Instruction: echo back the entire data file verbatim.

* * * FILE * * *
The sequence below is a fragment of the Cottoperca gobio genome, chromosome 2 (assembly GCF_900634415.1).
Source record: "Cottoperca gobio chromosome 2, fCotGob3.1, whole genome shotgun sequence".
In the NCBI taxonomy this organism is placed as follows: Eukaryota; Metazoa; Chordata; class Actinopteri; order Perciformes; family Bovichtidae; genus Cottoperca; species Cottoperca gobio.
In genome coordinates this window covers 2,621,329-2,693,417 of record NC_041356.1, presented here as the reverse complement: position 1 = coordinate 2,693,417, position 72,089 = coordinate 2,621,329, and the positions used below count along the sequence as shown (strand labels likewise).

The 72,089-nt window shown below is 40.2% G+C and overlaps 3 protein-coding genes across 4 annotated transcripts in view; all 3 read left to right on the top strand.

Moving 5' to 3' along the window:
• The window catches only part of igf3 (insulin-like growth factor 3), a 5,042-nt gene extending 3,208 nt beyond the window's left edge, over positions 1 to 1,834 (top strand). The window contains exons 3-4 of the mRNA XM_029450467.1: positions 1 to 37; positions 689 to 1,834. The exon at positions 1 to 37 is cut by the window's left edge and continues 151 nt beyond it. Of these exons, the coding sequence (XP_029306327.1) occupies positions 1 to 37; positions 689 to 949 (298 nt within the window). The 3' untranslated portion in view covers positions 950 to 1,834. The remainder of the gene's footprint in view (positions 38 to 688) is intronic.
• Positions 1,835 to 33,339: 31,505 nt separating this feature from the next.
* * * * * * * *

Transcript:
The sequence below is a fragment of the Cottoperca gobio genome, chromosome 2 (assembly GCF_900634415.1).
Source record: "Cottoperca gobio chromosome 2, fCotGob3.1, whole genome shotgun sequence".
In the NCBI taxonomy this organism is placed as follows: Eukaryota; Metazoa; Chordata; class Actinopteri; order Perciformes; family Bovichtidae; genus Cottoperca; species Cottoperca gobio.
In genome coordinates this window covers 2,621,329-2,693,417 of record NC_041356.1, presented here as the reverse complement: position 1 = coordinate 2,693,417, position 72,089 = coordinate 2,621,329, and the positions used below count along the sequence as shown (strand labels likewise).

The 72,089-nt window shown below is 40.2% G+C and overlaps 3 protein-coding genes across 4 annotated transcripts in view; all 3 read left to right on the top strand.

Moving 5' to 3' along the window:
• The window catches only part of igf3 (insulin-like growth factor 3), a 5,042-nt gene extending 3,208 nt beyond the window's left edge, over positions 1 to 1,834 (top strand). The window contains exons 3-4 of the mRNA XM_029450467.1: positions 1 to 37; positions 689 to 1,834. The exon at positions 1 to 37 is cut by the window's left edge and continues 151 nt beyond it. Of these exons, the coding sequence (XP_029306327.1) occupies positions 1 to 37; positions 689 to 949 (298 nt within the window). The 3' untranslated portion in view covers positions 950 to 1,834. The remainder of the gene's footprint in view (positions 38 to 688) is intronic.
• Positions 1,835 to 33,339: 31,505 nt separating this feature from the next.